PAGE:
September 28, 2022

Italy was suffering from a prolonged heat wave before a massive glacier ruptured in the Alps, killing hikers on Sunday. Experts say climate change will make those hot, destabilizing conditions more common.

Seven hikers were killed and many others missing after large chunks of ice and rocks from the Marmolada Glacier were pushed down the mountain in an avalanche. Experts said that high temperatures combined with below-average winter snowfall were among the factors that may have triggered the event.

The exact role of climate change in specific events is complex and large chunks of ice can naturally cut off alpine glaciers. Climate change is leading to higher temperatures that can lead to more ice and melting ice, said Brian Menounos, a University of Northern British Columbia professor who researches climate change and glaciers.

“Glaciers are responding directly to a warmer climate, and a warmer planet,” Menounos said. “They can respond to long-term changes, but they can also respond to these extreme events,” such as heat waves.

The Marmolada glacier is located in the Dolomites, a series of steep and dramatic peaks in northeastern Italy. The region has already been altered by climate change. Between the late 19th and early 21st centuries, temperatures in the Alps increased twice as fast as the global average, according to Copernicus, the European climate model group. The United Nations has identified the Mediterranean basin that includes Italy as a climate change hotspot prone to heat waves. Glaciers are retreating all over Italy, the Alps, and across the world.

The government’s National Research Council said the Marmolada glacier has been shrinking for decades and may vanish within 25 to 30 years.

Before the avalanche, daytime temperatures on the glacier’s altitude were around 50 F (10 C) when they don’t usually rise above freezing. The long period of hot weather at high altitudes created a special set of conditions, said Tobias Bolch, a glacier researcher at the University of St Andrews in Scotland.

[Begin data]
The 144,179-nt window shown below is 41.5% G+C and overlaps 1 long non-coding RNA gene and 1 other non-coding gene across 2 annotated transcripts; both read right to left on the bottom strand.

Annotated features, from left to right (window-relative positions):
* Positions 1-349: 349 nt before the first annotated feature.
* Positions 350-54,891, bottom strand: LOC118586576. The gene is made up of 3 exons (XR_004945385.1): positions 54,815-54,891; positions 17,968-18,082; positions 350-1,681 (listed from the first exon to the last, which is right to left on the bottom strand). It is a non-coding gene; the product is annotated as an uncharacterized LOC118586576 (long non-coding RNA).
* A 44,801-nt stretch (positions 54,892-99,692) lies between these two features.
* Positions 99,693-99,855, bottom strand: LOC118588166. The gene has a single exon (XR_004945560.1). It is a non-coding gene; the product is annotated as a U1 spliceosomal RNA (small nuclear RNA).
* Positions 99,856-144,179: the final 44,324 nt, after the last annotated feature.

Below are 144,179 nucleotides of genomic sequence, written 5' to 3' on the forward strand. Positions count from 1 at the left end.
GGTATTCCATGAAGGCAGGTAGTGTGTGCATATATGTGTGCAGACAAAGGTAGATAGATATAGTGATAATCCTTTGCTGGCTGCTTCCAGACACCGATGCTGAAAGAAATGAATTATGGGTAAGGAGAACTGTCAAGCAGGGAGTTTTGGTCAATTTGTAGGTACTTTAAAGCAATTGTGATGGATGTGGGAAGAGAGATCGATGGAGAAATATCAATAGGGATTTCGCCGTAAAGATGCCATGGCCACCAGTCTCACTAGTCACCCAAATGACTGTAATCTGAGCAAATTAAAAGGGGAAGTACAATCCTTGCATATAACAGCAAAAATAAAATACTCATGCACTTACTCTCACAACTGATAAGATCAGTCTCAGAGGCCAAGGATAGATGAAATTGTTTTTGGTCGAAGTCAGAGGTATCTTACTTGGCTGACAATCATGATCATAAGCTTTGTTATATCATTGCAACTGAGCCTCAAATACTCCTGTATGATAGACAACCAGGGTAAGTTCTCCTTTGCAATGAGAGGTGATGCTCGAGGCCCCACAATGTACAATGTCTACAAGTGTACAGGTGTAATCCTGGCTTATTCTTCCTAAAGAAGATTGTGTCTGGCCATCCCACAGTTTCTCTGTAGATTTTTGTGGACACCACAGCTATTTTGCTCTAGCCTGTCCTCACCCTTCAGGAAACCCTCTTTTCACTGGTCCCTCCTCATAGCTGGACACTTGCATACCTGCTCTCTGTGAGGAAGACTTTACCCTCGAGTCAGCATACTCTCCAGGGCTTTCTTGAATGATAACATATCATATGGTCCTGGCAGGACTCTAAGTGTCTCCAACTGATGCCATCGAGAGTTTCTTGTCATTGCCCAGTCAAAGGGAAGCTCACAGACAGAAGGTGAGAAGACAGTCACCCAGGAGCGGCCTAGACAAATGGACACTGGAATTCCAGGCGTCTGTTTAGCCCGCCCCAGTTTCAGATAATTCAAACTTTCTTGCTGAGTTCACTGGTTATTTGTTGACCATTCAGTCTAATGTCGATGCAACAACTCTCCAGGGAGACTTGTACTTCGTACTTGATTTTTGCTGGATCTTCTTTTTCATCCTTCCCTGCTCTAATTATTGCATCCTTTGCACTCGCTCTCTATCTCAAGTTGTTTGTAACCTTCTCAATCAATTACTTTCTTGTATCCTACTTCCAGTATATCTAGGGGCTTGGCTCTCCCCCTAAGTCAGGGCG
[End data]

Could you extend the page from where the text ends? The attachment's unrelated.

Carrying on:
Pictures of the ice still part of the glacier tell a story about what likely happened, said Guglielmina Adele Diolaiuti, a professor at the University of Milan who studies glaciers.

The upper two-thirds of the icy face appears to be slightly dirty, indicating exposure to air.

“Obviously, this part of the vertical ice shelf was the interior of the rift,” she said. A rift is a deep opening in a glacier.

The bottom is blue, Diolaioti said, indicating that it is connected.

Water may have accumulated in the rift, adding weight and pressure to the glacier. Experts said he may have loosened the glacier’s grip on the steep rocks he was sitting on.

Richard Alley, a professor at Penn State who studies ice sheets, said anyone who’s tried to shovel ice off a cold lane knows they’re strapping themselves onto the sidewalk. But when the weather warms, the ice loosens its grip.

“All of a sudden, my God, you can get rid of him,” Ally said.

A local official said the part that broke was estimated to be 220 yards (200 metres) wide, 85 yards (80 metres) deep and 65 yards (60 metres) deep. It smashed down the mountain at nearly 200 mph (300 km/h).

The hikers were probably quite surprised.

In addition to the heat, there has been less snow than usual this winter. Northern Italy is struggling through its worst drought in 70 years. When there is less snow, the ice is exposed and impurities can collect on the glacier’s surface, turning the surface a darker color that traps more heat. The extra heat is melting ice and snow faster, Bolch said in St. Andrews.

On Tuesday, rescue efforts revealed equipment and body parts. The sun reappeared on Tuesday after rain made rescue operations difficult on Monday.

According to Daniel Farinotti, professor of glaciology at ETH Zurich and WSL Birmensdorf, Switzerland, climate change may reduce the risks of some avalanches. Glaciers need cold weather and snowfall to grow. If the glaciers grow on a steep slope, the ice pushed over the edges can break off and cause avalanches. But he said that as temperatures rise, glaciers are retreating, and smaller glaciers create fewer risks.

Experts said that in the event of Sunday’s avalanche, melting snow and ice is the likely cause.

“Ice, snow, is very sensitive to rising temperatures, so we expect these types of events to increase in frequency and intensity in the future,” said Roberta Paranosio, who researches climate change at Italy’s National Research Council.

While some avalanches occur in isolated areas, the area around the Marmolada Glacier is popular with hikers.

“The really warm weather was one of the reasons why the event happened, but on the other hand, that really warm weather made it attractive for mountaineers to climb,” Bolch said.

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The Associated Press receives support from the Walton Family Foundation to cover water and environmental policy. AP is solely responsible for all content. For all AP’s environmental coverage, visit https://apnews.com/hub/environment

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